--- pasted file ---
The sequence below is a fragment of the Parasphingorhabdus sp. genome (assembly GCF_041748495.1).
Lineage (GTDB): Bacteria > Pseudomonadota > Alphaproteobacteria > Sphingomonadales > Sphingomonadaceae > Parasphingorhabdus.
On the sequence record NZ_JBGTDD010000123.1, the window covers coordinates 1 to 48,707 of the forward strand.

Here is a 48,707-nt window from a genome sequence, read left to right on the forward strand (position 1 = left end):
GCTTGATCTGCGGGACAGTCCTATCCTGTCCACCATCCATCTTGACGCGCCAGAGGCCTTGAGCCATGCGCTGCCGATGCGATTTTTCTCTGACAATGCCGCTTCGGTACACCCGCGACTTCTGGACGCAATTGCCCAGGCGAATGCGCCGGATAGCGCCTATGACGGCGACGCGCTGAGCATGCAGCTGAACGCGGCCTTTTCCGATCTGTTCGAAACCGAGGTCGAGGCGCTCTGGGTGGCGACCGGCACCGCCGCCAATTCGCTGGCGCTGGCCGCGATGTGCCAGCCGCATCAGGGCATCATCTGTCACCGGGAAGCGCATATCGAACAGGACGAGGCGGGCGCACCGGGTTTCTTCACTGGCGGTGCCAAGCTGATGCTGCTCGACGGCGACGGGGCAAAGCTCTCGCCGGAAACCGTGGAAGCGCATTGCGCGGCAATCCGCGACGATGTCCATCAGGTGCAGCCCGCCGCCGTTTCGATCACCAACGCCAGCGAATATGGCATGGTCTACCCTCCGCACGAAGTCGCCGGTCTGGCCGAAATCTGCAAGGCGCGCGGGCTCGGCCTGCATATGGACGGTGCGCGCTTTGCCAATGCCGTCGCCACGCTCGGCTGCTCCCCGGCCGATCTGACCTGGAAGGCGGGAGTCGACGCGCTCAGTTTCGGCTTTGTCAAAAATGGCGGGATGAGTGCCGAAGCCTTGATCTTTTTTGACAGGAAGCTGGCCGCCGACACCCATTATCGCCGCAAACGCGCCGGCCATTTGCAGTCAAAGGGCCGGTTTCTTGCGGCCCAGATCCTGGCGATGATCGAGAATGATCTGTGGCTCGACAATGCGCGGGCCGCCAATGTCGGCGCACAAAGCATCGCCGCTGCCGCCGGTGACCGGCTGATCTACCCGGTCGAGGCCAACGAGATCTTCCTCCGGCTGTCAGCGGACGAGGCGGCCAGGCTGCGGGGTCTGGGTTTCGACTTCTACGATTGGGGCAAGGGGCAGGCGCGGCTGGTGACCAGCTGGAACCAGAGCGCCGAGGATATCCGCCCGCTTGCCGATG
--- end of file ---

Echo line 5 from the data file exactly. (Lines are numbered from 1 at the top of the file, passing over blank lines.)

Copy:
GCTTGATCTGCGGGACAGTCCTATCCTGTCCACCATCCATCTTGACGCGCCAGAGGCCTTGAGCCATGCGCTGCCGATGCGATTTTTCTCTGACAATGCCGCTTCGGTACACCCGCGACTTCTGGACGCAATTGCCCAGGCGAATGCGCCGGATAGCGCCTATGACGGCGACGCGCTGAGCATGCAGCTGAACGCGGCCTTTTCCGATCTGTTCGAAACCGAGGTCGAGGCGCTCTGGGTGGCGACCGGCACCGCCGCCAATTCGCTGGCGCTGGCCGCGATGTGCCAGCCGCATCAGGGCATCATCTGTCACCGGGAAGCGCATATCGAACAGGACGAGGCGGGCGCACCGGGTTTCTTCACTGGCGGTGCCAAGCTGATGCTGCTCGACGGCGACGGGGCAAAGCTCTCGCCGGAAACCGTGGAAGCGCATTGCGCGGCAATCCGCGACGATGTCCATCAGGTGCAGCCCGCCGCCGTTTCGATCACCAACGCCAGCGAATATGGCATGGTCTACCCTCCGCACGAAGTCGCCGGTCTGGCCGAAATCTGCAAGGCGCGCGGGCTCGGCCTGCATATGGACGGTGCGCGCTTTGCCAATGCCGTCGCCACGCTCGGCTGCTCCCCGGCCGATCTGACCTGGAAGGCGGGAGTCGACGCGCTCAGTTTCGGCTTTGTCAAAAATGGCGGGATGAGTGCCGAAGCCTTGATCTTTTTTGACAGGAAGCTGGCCGCCGACACCCATTATCGCCGCAAACGCGCCGGCCATTTGCAGTCAAAGGGCCGGTTTCTTGCGGCCCAGATCCTGGCGATGATCGAGAATGATCTGTGGCTCGACAATGCGCGGGCCGCCAATGTCGGCGCACAAAGCATCGCCGCTGCCGCCGGTGACCGGCTGATCTACCCGGTCGAGGCCAACGAGATCTTCCTCCGGCTGTCAGCGGACGAGGCGGCCAGGCTGCGGGGTCTGGGTTTCGACTTCTACGATTGGGGCAAGGGGCAGGCGCGGCTGGTGACCAGCTGGAACCAGAGCGCCGAGGATATCCGCCCGCTTGCCGATG